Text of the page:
31ST SUNDAY IN ORDINARY TIME, YEAR C
By: Rev. Fr. Sylvanus Ameh
Readings: Wisdom 11:22-12:2; 2 Thessalonians 1:11-2:2; Luke 19:1-10
Theme: Dust for Glory
Imagine the complexity of the world and all of creation. What is the source of the sun’s light? How does it generate so much heat? How did mountains come into existence? How does water come out of rocks to form streams and rivers? Imagine also the complexity of animals: how and why did God create some animals so big and others so tiny? How do some birds have wings and fly but some others have wings but cannot fly? Imagine too, the complexity of the human person, how different organs connect with each other and work in sync and how all are controlled by the brain. Yet, scripture says all of these are like a grain of sand, like a speck of dust before God.
Today’s Liturgy of the Word speak to us of the bigness of God and the smallness of man; yet, in his bigness, God is interested in and takes care of mankind (Psa 8:3-4). The first reading says God loves all things that exist, and we can add that because we were made in His image and likeness, He loves us more. It is therefore on account of this love that He forgives our faults and gives us several opportunities to repent. The first reading says about God: “…you can do all things, and you overlook men’s sins, that they may repent” (Wis 11:23). This truth about God is clearly demonstrated in the encounter between Jesus and Zacchaeus in the gospel reading. Even in his bigness, Jesus took notice of Zacchaeus and offered him the opportunity to change, to repent, and Zacchaeus grabbed it.
Of special interest for our reflection are the things Zacchaeus did to win the attention and mercy of God. Scripture says Zacchaeus recognized his limitation of height and made effort to catch a glimpse of Jesus by running ahead of the crowd and climbing on a tree. Secondly, he acknowledged his limitation of sinfulness and offered up his wealth as restitution for his sin in order to receive the mercy of God. By these acts, Zacchaeus showed his realization of the fact that both his very life and his riches are but dust in the sight of God; he showed too, his realization of the fact that to behold the glory of God in his life, he would have to let go of this dust; in other words, he had to trade the dust for glory.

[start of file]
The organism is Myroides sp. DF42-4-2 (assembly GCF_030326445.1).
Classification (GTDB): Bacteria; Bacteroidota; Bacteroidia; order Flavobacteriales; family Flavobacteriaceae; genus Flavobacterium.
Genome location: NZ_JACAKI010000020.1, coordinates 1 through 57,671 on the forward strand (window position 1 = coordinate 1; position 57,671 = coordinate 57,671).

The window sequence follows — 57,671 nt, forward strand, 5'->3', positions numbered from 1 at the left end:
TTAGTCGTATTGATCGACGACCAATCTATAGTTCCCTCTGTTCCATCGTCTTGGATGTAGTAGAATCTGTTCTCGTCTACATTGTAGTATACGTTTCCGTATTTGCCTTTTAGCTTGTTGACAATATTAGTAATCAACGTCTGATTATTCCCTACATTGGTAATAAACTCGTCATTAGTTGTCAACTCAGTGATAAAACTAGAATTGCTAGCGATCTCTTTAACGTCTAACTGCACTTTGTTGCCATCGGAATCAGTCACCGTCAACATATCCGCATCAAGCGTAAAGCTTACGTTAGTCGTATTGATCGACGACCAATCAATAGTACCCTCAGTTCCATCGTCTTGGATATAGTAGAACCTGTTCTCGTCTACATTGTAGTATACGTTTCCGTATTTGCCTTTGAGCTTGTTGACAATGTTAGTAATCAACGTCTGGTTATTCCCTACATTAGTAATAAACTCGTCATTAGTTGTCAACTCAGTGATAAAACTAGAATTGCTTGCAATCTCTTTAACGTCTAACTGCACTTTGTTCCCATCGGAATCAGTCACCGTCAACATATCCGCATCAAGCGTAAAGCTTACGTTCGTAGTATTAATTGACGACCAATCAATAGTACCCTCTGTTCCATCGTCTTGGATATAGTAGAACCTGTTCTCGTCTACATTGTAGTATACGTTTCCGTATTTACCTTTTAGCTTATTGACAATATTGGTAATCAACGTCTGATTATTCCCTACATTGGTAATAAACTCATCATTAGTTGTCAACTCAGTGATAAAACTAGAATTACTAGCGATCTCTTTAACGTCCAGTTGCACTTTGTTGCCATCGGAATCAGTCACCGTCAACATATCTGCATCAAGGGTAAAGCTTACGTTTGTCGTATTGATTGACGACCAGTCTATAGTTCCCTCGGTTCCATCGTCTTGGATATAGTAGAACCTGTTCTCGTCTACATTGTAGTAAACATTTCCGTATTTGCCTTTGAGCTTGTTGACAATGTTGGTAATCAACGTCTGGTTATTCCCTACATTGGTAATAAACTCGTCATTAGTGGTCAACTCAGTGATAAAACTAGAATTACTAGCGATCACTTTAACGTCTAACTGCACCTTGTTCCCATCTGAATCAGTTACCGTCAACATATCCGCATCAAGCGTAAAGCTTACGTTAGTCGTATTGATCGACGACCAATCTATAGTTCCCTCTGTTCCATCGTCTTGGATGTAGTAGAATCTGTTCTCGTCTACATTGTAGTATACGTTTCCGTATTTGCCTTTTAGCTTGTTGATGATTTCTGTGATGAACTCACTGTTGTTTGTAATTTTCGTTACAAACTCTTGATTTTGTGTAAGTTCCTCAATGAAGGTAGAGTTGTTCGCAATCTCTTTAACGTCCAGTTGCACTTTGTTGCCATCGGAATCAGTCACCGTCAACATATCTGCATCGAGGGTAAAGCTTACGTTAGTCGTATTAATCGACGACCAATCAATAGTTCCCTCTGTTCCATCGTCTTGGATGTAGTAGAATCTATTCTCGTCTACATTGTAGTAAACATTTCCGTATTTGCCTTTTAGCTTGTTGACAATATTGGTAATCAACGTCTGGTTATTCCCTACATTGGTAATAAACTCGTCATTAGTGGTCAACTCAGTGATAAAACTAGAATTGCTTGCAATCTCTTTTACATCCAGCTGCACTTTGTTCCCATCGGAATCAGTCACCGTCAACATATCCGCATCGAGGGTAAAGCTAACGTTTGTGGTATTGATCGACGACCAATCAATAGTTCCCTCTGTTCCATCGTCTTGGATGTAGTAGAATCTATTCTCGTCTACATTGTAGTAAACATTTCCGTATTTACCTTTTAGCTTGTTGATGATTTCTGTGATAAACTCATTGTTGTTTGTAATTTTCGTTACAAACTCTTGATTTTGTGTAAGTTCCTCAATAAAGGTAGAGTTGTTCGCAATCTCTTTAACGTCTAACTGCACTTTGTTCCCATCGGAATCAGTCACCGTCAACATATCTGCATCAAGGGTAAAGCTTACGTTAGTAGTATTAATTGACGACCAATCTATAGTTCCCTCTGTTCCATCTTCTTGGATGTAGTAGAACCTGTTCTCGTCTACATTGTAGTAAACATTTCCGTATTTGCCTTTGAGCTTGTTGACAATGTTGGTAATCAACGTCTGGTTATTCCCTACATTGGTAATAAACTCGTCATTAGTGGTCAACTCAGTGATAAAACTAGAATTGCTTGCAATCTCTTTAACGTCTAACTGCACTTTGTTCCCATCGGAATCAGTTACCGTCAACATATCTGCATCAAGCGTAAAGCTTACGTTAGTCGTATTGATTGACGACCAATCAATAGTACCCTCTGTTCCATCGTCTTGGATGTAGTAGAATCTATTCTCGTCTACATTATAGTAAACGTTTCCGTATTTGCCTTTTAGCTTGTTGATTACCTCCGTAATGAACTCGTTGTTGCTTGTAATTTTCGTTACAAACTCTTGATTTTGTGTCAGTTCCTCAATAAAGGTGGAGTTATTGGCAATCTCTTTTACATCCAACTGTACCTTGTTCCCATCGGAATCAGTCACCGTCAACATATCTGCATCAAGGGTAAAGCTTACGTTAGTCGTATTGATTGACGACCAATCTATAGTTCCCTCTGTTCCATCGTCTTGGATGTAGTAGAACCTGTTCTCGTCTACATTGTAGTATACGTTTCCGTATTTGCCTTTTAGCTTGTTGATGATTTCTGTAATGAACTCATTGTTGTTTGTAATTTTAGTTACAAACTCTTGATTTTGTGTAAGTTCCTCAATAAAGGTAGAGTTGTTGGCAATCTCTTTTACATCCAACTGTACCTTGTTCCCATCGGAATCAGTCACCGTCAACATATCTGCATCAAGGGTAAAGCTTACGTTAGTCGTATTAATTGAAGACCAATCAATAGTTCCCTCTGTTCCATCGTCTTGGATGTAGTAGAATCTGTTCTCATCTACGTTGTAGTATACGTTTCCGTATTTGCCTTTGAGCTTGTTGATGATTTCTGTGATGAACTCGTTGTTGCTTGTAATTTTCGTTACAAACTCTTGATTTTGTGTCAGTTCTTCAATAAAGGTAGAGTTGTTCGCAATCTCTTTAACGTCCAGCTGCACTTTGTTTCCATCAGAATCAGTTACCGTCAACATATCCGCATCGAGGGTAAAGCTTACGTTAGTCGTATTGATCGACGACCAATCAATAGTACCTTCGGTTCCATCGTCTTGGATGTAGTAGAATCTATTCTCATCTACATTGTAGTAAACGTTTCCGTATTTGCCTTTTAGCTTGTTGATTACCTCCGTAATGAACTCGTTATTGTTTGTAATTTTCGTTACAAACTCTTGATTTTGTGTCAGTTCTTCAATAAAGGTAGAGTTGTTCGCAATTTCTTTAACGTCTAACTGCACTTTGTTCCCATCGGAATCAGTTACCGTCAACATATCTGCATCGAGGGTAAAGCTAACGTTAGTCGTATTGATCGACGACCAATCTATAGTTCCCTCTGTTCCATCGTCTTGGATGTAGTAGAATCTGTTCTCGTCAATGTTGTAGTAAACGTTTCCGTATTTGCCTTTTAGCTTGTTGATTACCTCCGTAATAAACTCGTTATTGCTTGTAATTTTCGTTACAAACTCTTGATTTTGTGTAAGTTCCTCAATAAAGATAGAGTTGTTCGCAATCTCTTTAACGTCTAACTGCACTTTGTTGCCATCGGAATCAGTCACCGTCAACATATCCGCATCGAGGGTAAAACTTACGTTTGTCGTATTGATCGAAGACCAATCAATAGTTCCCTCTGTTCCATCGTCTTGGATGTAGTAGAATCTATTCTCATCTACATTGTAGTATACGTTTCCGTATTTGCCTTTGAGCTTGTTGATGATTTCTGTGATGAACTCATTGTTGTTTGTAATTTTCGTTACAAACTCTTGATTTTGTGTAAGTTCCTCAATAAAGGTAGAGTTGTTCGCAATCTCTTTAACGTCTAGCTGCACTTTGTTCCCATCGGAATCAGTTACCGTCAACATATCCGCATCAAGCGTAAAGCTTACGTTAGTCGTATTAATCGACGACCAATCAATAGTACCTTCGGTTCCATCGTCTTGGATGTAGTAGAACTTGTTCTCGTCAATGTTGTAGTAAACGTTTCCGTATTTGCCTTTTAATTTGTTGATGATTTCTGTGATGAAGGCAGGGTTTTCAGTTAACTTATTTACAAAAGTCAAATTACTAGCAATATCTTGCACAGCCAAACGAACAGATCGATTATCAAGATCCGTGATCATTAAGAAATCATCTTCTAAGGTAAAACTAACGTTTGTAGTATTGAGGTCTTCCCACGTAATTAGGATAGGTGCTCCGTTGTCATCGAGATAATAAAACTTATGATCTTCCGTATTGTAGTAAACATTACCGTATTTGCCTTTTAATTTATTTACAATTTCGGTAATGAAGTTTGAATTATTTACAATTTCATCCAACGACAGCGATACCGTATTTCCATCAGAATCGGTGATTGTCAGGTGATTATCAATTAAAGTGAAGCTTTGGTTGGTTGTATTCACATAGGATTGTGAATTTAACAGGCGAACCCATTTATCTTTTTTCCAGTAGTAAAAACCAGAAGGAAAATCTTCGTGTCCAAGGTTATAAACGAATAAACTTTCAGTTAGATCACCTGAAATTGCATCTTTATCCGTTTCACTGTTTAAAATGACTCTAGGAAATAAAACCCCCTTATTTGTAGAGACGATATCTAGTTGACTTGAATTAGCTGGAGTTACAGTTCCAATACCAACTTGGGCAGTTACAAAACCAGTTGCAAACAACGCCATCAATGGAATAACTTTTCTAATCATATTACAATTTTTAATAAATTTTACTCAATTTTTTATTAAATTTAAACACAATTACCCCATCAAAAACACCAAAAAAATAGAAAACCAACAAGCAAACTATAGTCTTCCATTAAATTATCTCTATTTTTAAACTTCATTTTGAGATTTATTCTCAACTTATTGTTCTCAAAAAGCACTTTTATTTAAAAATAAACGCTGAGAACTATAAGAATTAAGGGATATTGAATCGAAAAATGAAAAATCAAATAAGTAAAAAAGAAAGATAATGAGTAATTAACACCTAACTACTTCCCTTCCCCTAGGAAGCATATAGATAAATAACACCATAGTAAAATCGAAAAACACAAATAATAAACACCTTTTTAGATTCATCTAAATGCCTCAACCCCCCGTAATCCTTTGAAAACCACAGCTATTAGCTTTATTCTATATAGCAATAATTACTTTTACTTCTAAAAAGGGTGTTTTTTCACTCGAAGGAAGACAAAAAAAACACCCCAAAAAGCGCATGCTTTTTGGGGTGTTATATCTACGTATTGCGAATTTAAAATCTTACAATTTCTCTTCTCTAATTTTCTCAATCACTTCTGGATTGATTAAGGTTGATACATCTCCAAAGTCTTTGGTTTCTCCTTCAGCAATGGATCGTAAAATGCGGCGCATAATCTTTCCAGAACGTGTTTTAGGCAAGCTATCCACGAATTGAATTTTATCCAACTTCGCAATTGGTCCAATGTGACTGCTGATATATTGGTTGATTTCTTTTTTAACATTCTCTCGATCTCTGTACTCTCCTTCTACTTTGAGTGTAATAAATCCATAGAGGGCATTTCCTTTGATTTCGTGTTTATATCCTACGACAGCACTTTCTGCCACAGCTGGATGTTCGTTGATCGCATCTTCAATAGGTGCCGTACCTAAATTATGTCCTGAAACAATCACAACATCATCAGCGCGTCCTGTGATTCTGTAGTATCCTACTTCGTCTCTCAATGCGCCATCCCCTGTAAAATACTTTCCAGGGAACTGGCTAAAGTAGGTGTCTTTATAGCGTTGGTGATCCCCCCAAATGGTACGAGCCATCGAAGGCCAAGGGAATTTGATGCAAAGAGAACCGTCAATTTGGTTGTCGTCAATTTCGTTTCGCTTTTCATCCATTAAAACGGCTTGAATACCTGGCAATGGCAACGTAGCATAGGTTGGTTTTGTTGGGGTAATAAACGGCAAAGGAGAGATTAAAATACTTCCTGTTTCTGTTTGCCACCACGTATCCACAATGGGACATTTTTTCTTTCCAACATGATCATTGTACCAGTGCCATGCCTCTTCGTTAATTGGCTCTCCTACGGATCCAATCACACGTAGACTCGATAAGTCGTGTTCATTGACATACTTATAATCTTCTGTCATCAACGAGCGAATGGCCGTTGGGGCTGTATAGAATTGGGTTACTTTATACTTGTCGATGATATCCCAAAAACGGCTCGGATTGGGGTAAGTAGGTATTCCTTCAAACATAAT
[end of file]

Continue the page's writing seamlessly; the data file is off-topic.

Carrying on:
The life and actions of Zacchaeus leaves us an example and great lessons for our Christian journey and in our search for God. Many a time, many Christians cling tightly to the blessings of God that they forget the God of the blessings; many hold on to the dust of life that they miss the glory of God; many fail to make effort to savour the sweetness of God. As much as God can easily make provisions for us, as much as God can easily grant pardon for our sins, as much as God can easily reveal His glory to us, He expects us to make some efforts, to show repentance, to trade our dust for His glory. God will not give us His glory until we give him our dust; God will not come to dine in our lives until we make the effort to invite Him. He lets us know that He is just an invitation away, but He shall not force His entry (cf. Rev. 3:20). So today, let us ponder on the big question: What will I give to behold the glory of God? Let go of your dust, and you shall see the glory of God. May God grant us the grace of true humility and repentance and the courage to detach ourselves from material possessions that distract us from beholding the glory of God. Amen